Judge Blocks New Kentucky Law Banning Abortions on Babies With Down Syndrome

National   |   Micaiah Bilger   |   Mar 21, 2019   |   9:50AM   |   Washington, DC

In less than a week, a federal judge blocked Kentucky from enforcing two pro-life laws to protect unborn babies from abortion.

U.S. District Judge David J. Hale, an appointee of pro-abortion President Barack Obama, issued a temporary injunction Wednesday against a law that bans discriminatory abortions based on an unborn baby’s sex, race or a disability such as Down syndrome, the AP reports.

Gov. Matt Bevin signed the law Tuesday, but the American Civil Liberties Union and the abortion facility EMW Women’s Center sued to block the measure before it even became law.

“The notion that Roe v. Wade protects race-based, gender-based, and disability-based abortions is disturbing. This is but the opening salvo of this legal battle,” said Woody Maglinger, a spokesman for Bevin.

The law passed the state Senate earlier this month by an overwhelming majority; it passed the state House in February. It prohibits abortionists from aborting unborn babies if the sole reason is because of the unborn baby’s gender, race or disability. Abortionists who violate the measure could have their licenses revoked and face felony charges.

ACLU attorney Brigitte Amiri blasted Kentucky lawmakers for attempting to chip away at Roe v. Wade, UPI reports.

“Decisions about whether to end a pregnancy must be made by the woman and her family,” Amiri said. “But this law takes the decision away from them and hands it over to politicians. … We won’t stand for it.”

The ACLU also is suing to overturn the state heartbeat law, which prohibits abortions after an unborn baby’s heartbeat is detectable. Hale temporarily blocked that law Friday.

Bevin’s legal team has said the ACLU is arguing in favor of discrimination and eugenics.

“EMW and its abortionists have responded with a novel claim: Women have a constitutional right to undergo race-based abortions, gender-based abortions, and disability-based abortions,” they said. “In (the) plaintiffs’ view, somewhere in the Fourteenth Amendment’s penumbra lies a secret protection of eugenics.”

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Bevin also criticized the ACLU for its eagerness to defend abortion by filing a lawsuit before the anti-discrimination bill even became law. He encouraged the legal group to watch an old “Schoolhouse Rock” video that explains how bills become law.

“People that are supposedly defending the civic rights of people in this country nonetheless think it’s appropriate that you can kill a child based on its race or kill a child based on its gender,” Bevin wrote Friday on Twitter. “The people in Kentucky … fortunately don’t agree with that.”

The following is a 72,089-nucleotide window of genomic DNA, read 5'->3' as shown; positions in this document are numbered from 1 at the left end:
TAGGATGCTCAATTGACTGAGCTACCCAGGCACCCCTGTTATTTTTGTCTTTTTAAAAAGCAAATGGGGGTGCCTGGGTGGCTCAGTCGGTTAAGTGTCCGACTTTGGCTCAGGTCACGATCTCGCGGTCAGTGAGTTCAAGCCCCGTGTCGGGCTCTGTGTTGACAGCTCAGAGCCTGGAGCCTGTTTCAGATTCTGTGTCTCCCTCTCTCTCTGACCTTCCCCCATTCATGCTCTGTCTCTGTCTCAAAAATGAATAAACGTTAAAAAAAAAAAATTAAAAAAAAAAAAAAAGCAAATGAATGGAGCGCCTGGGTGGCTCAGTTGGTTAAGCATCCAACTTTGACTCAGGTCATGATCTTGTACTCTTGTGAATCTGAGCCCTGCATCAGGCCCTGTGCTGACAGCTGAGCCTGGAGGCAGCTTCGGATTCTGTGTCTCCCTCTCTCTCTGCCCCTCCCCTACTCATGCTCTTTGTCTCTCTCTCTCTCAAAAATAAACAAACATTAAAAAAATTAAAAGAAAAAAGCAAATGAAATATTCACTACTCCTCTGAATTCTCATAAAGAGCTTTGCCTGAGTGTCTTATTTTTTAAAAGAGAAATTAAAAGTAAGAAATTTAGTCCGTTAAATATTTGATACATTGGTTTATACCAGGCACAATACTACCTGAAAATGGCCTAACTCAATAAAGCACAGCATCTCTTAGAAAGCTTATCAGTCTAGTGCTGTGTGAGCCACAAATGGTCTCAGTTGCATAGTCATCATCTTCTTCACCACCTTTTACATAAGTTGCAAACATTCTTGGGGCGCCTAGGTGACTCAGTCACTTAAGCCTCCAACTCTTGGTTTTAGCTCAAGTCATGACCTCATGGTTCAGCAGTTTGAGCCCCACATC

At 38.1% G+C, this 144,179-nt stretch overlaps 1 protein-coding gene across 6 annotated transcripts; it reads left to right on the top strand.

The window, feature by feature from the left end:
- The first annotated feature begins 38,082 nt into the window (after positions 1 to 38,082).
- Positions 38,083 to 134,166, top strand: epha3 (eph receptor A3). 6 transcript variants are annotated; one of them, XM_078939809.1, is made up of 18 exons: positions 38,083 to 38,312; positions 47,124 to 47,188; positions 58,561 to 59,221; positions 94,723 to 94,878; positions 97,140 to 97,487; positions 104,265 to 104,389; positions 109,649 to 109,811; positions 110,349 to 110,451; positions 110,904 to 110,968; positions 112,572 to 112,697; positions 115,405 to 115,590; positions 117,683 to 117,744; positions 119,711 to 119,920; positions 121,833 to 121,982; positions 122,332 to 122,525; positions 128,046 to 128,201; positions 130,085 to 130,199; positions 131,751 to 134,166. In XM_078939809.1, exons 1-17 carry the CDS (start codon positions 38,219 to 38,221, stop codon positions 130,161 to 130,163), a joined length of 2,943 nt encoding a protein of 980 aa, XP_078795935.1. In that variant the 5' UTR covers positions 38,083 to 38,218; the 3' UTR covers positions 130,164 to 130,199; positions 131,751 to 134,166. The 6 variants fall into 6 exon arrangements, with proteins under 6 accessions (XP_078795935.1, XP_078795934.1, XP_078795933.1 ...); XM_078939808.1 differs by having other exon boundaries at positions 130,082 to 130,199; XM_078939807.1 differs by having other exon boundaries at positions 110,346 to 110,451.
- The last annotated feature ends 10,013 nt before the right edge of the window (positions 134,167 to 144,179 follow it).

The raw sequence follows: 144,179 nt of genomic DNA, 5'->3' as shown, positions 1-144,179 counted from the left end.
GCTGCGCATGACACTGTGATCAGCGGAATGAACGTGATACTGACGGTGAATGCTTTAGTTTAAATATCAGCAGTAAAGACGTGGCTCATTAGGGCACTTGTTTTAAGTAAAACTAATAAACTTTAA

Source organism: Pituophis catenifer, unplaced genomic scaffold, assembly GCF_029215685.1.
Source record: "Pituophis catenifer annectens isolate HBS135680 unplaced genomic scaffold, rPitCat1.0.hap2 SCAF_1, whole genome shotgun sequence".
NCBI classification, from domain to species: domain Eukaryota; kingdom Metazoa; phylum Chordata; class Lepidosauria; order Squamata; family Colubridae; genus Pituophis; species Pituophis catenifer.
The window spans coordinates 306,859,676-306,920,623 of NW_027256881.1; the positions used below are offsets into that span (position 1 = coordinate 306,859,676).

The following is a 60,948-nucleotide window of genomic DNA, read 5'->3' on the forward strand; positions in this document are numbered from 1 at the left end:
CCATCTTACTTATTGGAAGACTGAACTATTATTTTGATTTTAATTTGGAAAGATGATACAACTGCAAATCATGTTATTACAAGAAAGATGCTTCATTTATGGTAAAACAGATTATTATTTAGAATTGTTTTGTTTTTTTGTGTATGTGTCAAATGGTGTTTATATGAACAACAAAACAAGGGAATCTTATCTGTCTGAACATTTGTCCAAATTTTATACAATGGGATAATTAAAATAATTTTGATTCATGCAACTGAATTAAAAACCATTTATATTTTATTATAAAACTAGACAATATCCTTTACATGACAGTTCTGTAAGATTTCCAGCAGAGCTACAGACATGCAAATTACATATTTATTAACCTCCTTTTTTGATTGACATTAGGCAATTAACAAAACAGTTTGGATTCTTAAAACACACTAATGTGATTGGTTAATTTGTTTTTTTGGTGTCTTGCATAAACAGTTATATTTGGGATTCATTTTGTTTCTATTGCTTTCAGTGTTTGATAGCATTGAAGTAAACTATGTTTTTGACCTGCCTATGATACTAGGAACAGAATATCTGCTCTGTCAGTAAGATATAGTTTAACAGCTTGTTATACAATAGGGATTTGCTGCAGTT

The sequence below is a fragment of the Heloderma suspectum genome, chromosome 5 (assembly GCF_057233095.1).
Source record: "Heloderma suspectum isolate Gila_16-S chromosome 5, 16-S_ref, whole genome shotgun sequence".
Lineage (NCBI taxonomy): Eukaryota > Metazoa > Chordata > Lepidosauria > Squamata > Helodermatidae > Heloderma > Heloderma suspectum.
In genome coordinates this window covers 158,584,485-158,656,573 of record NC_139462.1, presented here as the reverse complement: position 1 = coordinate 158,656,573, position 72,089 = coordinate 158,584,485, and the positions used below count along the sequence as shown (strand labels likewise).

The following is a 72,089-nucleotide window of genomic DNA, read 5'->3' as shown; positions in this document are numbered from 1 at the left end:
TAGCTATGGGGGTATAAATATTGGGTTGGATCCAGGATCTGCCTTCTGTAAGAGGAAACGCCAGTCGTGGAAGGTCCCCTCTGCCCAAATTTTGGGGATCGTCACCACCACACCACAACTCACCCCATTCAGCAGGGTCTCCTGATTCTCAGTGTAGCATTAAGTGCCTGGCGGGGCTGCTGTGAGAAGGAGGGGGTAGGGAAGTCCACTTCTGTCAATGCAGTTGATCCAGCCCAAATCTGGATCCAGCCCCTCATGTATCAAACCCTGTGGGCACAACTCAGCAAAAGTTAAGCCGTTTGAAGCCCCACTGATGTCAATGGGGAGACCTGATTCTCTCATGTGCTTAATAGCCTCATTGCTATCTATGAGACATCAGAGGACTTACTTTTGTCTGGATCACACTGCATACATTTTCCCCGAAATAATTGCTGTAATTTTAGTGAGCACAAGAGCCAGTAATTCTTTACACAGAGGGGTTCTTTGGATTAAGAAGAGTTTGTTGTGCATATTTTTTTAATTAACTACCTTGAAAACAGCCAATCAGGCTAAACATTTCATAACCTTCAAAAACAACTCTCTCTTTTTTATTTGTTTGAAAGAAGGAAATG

Kentucky lawmakers have been working hard for years to protect unborn babies from abortion, but the abortion industry and activist judges repeatedly have thwarted their attempts. According to the AP, the ACLU has filed four lawsuits since 2017 to challenge pro-life laws in the state.

Right now, pro-lifers are watching the U.S. Supreme Court closely as it considers a similar Indiana law that bans discriminatory abortions based on an unborn baby’s race, sex or disability.

One of the groups supporting the Indiana law, the American Center for Law and Justice, urged the high court to hear the case on behalf of 44 families of children with disabilities.

“Indiana’s law protects children like theirs and recognizes that unborn children deserve protection from invidious discrimination,” the legal group wrote in its brief. “Though many of these families ultimately lost their children, these parents do not consider that to have diminished the importance of the children’s lives.”

Describing the law as a ban on eugenic abortions, ACLJ pointed out that many vulnerable parents are pressured into the “irreversible decision” to abort unborn babies with disabilities.

Unborn babies with Down syndrome and other disabilities are discriminated against at alarming rates. Parents frequently report feeling pressured to abort them by doctors and genetic counselors.

The rate of unborn babies who are aborted after a Down syndrome diagnosis is about 67 percent in the U.S., according to CBS News. Some put the rate as high as 90 percent, but it is difficult to determine the exact number because the government does not keep detailed statistics about abortion.

Indiana was the second state to establish a safeguard to protect unborn children with Down syndrome and other disabilities. Eight states also prohibit sex-selection abortions prior to viability.